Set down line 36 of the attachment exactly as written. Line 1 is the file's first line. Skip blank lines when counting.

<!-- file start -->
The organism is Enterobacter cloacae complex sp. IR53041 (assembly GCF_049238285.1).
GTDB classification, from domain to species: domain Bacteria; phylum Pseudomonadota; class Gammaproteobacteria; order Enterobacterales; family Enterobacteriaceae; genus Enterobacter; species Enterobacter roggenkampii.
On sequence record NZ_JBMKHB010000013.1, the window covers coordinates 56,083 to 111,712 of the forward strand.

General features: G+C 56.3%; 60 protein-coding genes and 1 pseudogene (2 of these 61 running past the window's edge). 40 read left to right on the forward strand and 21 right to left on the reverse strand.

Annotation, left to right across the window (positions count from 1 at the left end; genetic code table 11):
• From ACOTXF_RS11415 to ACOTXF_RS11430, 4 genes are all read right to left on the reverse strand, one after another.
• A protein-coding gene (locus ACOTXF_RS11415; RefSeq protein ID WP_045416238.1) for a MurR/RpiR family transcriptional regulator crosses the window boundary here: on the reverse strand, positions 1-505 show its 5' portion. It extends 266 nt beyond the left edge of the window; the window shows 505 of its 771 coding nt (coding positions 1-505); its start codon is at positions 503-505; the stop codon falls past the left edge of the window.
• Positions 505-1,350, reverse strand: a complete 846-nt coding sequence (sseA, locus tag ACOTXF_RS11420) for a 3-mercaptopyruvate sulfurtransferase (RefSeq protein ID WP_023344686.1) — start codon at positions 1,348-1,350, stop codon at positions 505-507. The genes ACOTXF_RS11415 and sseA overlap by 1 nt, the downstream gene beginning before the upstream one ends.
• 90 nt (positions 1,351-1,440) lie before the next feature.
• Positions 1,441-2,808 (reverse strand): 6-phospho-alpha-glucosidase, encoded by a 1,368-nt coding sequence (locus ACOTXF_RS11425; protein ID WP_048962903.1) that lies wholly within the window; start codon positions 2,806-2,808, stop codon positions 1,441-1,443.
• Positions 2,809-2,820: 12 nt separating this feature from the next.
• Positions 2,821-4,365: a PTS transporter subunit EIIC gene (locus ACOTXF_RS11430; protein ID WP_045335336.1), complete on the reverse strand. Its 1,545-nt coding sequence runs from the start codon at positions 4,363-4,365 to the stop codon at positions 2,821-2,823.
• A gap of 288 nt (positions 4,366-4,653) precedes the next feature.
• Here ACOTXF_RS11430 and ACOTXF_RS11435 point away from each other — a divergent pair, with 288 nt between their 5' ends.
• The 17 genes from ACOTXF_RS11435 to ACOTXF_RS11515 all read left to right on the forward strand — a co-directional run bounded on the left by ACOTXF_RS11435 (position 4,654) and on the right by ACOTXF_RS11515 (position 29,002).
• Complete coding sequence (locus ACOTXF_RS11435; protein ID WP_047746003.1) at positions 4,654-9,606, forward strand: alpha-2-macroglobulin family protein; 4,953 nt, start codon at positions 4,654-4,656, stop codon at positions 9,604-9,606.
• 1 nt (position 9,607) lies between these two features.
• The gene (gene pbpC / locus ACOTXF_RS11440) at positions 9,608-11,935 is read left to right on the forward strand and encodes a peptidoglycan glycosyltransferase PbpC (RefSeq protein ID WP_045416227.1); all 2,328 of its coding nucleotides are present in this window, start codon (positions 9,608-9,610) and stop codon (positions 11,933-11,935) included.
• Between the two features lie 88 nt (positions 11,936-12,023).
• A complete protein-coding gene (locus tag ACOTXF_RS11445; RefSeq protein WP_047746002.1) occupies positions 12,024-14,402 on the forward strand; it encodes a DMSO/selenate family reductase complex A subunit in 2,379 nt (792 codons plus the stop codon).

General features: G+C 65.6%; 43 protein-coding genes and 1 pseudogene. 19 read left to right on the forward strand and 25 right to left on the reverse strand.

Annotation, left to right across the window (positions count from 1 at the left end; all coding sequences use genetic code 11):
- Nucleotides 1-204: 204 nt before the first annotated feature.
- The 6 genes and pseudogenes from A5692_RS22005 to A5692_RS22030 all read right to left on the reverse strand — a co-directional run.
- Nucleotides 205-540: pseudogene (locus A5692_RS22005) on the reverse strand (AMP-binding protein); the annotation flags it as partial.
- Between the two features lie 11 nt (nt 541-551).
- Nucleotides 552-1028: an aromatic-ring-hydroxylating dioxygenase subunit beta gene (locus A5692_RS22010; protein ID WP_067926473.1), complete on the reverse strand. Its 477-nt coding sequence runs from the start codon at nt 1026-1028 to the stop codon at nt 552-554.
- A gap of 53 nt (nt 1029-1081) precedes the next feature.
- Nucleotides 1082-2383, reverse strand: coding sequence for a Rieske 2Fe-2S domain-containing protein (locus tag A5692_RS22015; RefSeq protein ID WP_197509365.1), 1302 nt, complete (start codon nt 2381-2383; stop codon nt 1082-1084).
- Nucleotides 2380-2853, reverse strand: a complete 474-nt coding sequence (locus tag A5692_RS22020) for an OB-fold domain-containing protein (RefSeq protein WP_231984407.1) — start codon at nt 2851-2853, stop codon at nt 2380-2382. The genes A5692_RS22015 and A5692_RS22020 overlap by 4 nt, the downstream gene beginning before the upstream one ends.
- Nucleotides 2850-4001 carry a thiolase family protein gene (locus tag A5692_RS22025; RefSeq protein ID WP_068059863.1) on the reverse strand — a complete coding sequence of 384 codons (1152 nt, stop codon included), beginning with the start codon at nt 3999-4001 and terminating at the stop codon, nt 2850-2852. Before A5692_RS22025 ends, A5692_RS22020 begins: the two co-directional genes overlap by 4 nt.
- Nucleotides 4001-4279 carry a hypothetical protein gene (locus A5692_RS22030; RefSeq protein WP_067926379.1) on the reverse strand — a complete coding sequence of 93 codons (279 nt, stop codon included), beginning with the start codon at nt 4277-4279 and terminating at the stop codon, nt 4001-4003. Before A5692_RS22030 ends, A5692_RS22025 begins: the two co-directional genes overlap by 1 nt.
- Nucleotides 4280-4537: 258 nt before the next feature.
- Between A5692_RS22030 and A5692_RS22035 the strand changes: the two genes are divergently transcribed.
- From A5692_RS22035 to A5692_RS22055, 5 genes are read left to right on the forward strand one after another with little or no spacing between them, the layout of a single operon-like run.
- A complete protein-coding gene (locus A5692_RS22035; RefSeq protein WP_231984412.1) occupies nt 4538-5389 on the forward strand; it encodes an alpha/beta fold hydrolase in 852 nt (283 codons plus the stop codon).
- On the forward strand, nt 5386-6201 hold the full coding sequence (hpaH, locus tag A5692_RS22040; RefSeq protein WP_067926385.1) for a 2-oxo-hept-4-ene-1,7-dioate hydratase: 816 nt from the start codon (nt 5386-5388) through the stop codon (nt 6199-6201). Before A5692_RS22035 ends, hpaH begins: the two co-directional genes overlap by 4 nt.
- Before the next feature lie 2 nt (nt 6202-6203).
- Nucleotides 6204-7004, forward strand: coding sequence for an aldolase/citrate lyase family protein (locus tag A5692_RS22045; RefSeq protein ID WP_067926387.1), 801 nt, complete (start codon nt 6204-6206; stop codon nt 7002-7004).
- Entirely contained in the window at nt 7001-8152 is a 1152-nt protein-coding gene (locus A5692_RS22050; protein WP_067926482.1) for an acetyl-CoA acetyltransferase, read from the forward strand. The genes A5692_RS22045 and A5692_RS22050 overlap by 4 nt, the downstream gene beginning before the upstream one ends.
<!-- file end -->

- A complete protein-coding gene (locus A5692_RS22035; RefSeq protein WP_231984412.1) occupies nt 4538-5389 on the forward strand; it encodes an alpha/beta fold hydrolase in 852 nt (283 codons plus the stop codon).